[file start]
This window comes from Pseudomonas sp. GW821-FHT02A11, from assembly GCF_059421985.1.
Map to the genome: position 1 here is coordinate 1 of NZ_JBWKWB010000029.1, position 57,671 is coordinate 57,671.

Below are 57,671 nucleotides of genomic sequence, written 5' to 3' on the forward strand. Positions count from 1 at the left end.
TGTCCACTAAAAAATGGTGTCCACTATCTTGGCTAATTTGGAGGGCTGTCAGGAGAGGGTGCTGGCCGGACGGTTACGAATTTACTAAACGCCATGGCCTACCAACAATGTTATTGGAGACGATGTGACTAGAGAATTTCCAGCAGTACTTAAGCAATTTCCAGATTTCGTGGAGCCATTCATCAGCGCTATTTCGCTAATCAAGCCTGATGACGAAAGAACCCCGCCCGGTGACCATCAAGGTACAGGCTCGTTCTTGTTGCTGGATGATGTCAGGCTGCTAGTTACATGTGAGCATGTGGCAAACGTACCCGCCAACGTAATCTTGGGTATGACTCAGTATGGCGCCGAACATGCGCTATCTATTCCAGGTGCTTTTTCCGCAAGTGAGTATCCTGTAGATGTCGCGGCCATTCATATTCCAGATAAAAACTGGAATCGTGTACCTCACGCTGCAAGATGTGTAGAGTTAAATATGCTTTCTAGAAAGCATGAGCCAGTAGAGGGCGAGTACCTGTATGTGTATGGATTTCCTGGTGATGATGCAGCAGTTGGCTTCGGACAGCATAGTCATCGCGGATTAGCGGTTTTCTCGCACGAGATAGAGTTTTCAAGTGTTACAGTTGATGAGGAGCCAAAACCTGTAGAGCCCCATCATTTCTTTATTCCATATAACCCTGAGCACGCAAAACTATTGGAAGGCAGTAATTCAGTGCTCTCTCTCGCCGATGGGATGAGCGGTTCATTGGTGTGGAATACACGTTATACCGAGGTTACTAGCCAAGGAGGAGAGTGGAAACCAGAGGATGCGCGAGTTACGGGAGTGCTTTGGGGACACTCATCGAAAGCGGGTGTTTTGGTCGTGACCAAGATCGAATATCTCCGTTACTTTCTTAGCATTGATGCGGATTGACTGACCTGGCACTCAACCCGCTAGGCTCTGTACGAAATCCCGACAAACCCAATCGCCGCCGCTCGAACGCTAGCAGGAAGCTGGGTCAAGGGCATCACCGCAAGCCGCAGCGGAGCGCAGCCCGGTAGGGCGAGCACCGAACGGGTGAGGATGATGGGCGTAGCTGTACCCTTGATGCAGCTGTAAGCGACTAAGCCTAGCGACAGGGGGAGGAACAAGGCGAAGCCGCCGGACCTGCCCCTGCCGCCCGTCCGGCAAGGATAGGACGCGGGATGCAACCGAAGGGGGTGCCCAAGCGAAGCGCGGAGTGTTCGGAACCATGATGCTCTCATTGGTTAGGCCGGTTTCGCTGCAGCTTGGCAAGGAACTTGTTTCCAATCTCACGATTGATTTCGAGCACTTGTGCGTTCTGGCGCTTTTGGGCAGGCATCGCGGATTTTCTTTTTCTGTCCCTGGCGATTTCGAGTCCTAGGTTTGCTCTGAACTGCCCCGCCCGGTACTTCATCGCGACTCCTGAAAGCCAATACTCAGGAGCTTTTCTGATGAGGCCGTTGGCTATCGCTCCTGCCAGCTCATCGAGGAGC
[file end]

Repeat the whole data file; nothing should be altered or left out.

This window comes from Pseudomonas sp. GW821-FHT02A11, from assembly GCF_059421985.1.
Map to the genome: position 1 here is coordinate 1 of NZ_JBWKWB010000029.1, position 57,671 is coordinate 57,671.

Below are 57,671 nucleotides of genomic sequence, written 5' to 3' on the forward strand. Positions count from 1 at the left end.
TGTCCACTAAAAAATGGTGTCCACTATCTTGGCTAATTTGGAGGGCTGTCAGGAGAGGGTGCTGGCCGGACGGTTACGAATTTACTAAACGCCATGGCCTACCAACAATGTTATTGGAGACGATGTGACTAGAGAATTTCCAGCAGTACTTAAGCAATTTCCAGATTTCGTGGAGCCATTCATCAGCGCTATTTCGCTAATCAAGCCTGATGACGAAAGAACCCCGCCCGGTGACCATCAAGGTACAGGCTCGTTCTTGTTGCTGGATGATGTCAGGCTGCTAGTTACATGTGAGCATGTGGCAAACGTACCCGCCAACGTAATCTTGGGTATGACTCAGTATGGCGCCGAACATGCGCTATCTATTCCAGGTGCTTTTTCCGCAAGTGAGTATCCTGTAGATGTCGCGGCCATTCATATTCCAGATAAAAACTGGAATCGTGTACCTCACGCTGCAAGATGTGTAGAGTTAAATATGCTTTCTAGAAAGCATGAGCCAGTAGAGGGCGAGTACCTGTATGTGTATGGATTTCCTGGTGATGATGCAGCAGTTGGCTTCGGACAGCATAGTCATCGCGGATTAGCGGTTTTCTCGCACGAGATAGAGTTTTCAAGTGTTACAGTTGATGAGGAGCCAAAACCTGTAGAGCCCCATCATTTCTTTATTCCATATAACCCTGAGCACGCAAAACTATTGGAAGGCAGTAATTCAGTGCTCTCTCTCGCCGATGGGATGAGCGGTTCATTGGTGTGGAATACACGTTATACCGAGGTTACTAGCCAAGGAGGAGAGTGGAAACCAGAGGATGCGCGAGTTACGGGAGTGCTTTGGGGACACTCATCGAAAGCGGGTGTTTTGGTCGTGACCAAGATCGAATATCTCCGTTACTTTCTTAGCATTGATGCGGATTGACTGACCTGGCACTCAACCCGCTAGGCTCTGTACGAAATCCCGACAAACCCAATCGCCGCCGCTCGAACGCTAGCAGGAAGCTGGGTCAAGGGCATCACCGCAAGCCGCAGCGGAGCGCAGCCCGGTAGGGCGAGCACCGAACGGGTGAGGATGATGGGCGTAGCTGTACCCTTGATGCAGCTGTAAGCGACTAAGCCTAGCGACAGGGGGAGGAACAAGGCGAAGCCGCCGGACCTGCCCCTGCCGCCCGTCCGGCAAGGATAGGACGCGGGATGCAACCGAAGGGGGTGCCCAAGCGAAGCGCGGAGTGTTCGGAACCATGATGCTCTCATTGGTTAGGCCGGTTTCGCTGCAGCTTGGCAAGGAACTTGTTTCCAATCTCACGATTGATTTCGAGCACTTGTGCGTTCTGGCGCTTTTGGGCAGGCATCGCGGATTTTCTTTTTCTGTCCCTGGCGATTTCGAGTCCTAGGTTTGCTCTGAACTGCCCCGCCCGGTACTTCATCGCGACTCCTGAAAGCCAATACTCAGGAGCTTTTCTGATGAGGCCGTTGGCTATCGCTCCTGCCAGCTCATCGAGGAGC